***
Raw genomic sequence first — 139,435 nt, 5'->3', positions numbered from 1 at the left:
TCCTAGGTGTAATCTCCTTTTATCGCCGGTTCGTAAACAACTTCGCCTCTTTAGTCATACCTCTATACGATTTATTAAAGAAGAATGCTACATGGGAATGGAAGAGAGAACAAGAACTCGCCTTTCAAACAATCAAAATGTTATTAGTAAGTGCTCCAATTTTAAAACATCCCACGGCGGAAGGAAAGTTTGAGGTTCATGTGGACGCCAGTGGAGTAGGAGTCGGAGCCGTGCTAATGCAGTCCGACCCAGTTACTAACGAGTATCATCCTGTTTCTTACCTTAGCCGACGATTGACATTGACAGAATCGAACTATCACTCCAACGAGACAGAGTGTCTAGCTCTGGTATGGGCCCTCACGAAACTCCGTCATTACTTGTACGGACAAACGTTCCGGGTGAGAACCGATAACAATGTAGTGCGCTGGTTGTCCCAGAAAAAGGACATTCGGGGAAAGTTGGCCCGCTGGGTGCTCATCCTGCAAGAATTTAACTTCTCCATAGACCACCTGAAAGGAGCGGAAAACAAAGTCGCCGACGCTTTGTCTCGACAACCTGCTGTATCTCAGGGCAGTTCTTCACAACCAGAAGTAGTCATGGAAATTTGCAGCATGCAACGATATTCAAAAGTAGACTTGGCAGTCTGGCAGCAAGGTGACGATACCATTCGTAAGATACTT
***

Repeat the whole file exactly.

Raw genomic sequence first — 139,435 nt, 5'->3', positions numbered from 1 at the left:
TCCTAGGTGTAATCTCCTTTTATCGCCGGTTCGTAAACAACTTCGCCTCTTTAGTCATACCTCTATACGATTTATTAAAGAAGAATGCTACATGGGAATGGAAGAGAGAACAAGAACTCGCCTTTCAAACAATCAAAATGTTATTAGTAAGTGCTCCAATTTTAAAACATCCCACGGCGGAAGGAAAGTTTGAGGTTCATGTGGACGCCAGTGGAGTAGGAGTCGGAGCCGTGCTAATGCAGTCCGACCCAGTTACTAACGAGTATCATCCTGTTTCTTACCTTAGCCGACGATTGACATTGACAGAATCGAACTATCACTCCAACGAGACAGAGTGTCTAGCTCTGGTATGGGCCCTCACGAAACTCCGTCATTACTTGTACGGACAAACGTTCCGGGTGAGAACCGATAACAATGTAGTGCGCTGGTTGTCCCAGAAAAAGGACATTCGGGGAAAGTTGGCCCGCTGGGTGCTCATCCTGCAAGAATTTAACTTCTCCATAGACCACCTGAAAGGAGCGGAAAACAAAGTCGCCGACGCTTTGTCTCGACAACCTGCTGTATCTCAGGGCAGTTCTTCACAACCAGAAGTAGTCATGGAAATTTGCAGCATGCAACGATATTCAAAAGTAGACTTGGCAGTCTGGCAGCAAGGTGACGATACCATTCGTAAGATACTT